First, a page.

Bumpy times?

Bumpy times?
The idea of enacting a wheel tax in Clay County didn't receive a warm reception at a public input meeting held March 27 in the basement of Clay County Courthouse.

It's difficult to gauge just how popular, or unpopular, the Clay County's idea of enacting a $16 per vehicle wheel tax is among county residents, however.

There apparently aren't too many people concerned about such a tax – yet. There were only a handful of citizens at the March 27 meeting.

"We've got some serious road projects that we've got to deal with," Jerry Sommervold, chairman of the county commission, told the small audience. "Our cost factors have gotten ridiculously high, and we've got to come up with some more funding on the county level if we're going to get any of these projects done in our lifetime."

The county has put several road projects on hold because of lack of funding, but the time has come to complete some projects that have a hefty price tag.

Those projects include Fairview Avenue, the west half of Timber Road, 452nd Avenue and the 313 Street.

Bids for the 302 Street project are scheduled to be let this spring. That project may cost approximately $3 million to complete. The county's total annual operating budget is approximately $4.3 million.

Commissioners also want to make sure that the county's farm-to-market roads are in good shape once the Glacial Lakes ethanol plant in completed.

It is estimated that a wheel tax would bring in $200,000 annually to the county that could be earmarked for road and bridge development and repair. Sommervold said that total doesn't seem like much, but the county could borrow a larger sum of money to pay for a major project and use the wheel tax revenue as a reliable loan payment source.

Citizens noted that some of the damage to county roads comes from farmers who own property in Clay County, but don't live here. They license their trucks, and perhaps even pay wheel taxes on vehicles used for planting and harvest in their home counties. It was noted that these people would continue to damage county roads without paying Clay County's wheel tax.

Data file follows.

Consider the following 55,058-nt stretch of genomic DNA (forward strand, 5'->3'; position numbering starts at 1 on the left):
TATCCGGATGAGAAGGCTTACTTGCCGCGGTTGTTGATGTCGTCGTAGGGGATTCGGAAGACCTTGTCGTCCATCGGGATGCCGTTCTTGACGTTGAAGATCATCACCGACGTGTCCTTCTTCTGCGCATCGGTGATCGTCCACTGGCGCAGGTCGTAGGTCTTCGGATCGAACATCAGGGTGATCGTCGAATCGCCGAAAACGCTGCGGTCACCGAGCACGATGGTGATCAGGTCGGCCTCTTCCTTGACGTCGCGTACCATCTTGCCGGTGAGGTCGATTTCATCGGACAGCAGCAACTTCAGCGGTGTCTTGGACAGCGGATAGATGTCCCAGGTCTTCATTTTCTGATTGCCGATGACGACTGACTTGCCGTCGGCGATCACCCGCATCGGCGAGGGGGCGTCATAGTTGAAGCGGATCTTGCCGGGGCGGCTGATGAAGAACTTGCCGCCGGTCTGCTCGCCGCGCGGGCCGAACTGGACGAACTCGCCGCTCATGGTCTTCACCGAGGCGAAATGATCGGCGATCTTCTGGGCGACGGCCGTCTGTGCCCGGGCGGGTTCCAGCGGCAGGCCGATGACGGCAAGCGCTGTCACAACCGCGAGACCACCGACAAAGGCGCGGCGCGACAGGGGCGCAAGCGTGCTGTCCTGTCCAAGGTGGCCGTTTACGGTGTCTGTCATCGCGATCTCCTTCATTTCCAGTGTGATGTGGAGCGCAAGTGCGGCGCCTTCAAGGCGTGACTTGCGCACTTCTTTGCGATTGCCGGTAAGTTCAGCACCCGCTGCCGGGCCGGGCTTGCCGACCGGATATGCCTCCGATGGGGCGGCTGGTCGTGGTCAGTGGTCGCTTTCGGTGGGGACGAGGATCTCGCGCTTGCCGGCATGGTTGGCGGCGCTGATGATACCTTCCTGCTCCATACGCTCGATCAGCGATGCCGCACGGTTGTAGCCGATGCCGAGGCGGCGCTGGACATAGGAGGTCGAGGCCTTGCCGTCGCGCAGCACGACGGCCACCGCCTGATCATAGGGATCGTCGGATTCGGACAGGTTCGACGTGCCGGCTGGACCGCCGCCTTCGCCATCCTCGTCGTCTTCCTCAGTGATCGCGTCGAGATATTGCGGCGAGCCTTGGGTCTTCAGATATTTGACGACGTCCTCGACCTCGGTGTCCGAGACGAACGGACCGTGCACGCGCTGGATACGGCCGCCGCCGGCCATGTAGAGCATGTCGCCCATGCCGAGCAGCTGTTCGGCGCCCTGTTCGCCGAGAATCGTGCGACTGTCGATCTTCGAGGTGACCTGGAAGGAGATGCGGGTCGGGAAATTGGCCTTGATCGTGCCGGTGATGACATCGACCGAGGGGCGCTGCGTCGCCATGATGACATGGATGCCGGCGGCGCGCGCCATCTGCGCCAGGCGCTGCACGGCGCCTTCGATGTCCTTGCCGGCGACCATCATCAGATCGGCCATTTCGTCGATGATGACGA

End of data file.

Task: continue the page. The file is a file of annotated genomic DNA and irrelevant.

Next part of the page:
"There's nothing that we can do as a county," Sommervold said. The only remedy Clay County may receive from out-of-state farmers would be a portion of the fuel tax they pay.

James Kinney told commissioners he would be against a wheel tax because it is regressive.

"It's based on vehicles, not the value, and it's also not based on the miles you drive," he said. "It (the wheel tax) doesn't really tax people based according to how much they use, and the fuel tax does. I notice out in the country that a lot of these students come in, and most of them are from out-of-county, so you aren't really going to get a lot of them, because a huge number of those students get their licenses from someplace else."

Government spending, Kinney added, should be based on the productivity of the county. According to agricultural statistics in Clay County, productivity hasn't been that great over the years, he said, because of flooding and poor drainage.

"What we're trying to do is build and maintain a good highway system for the citizens of the county," Sommervold said.

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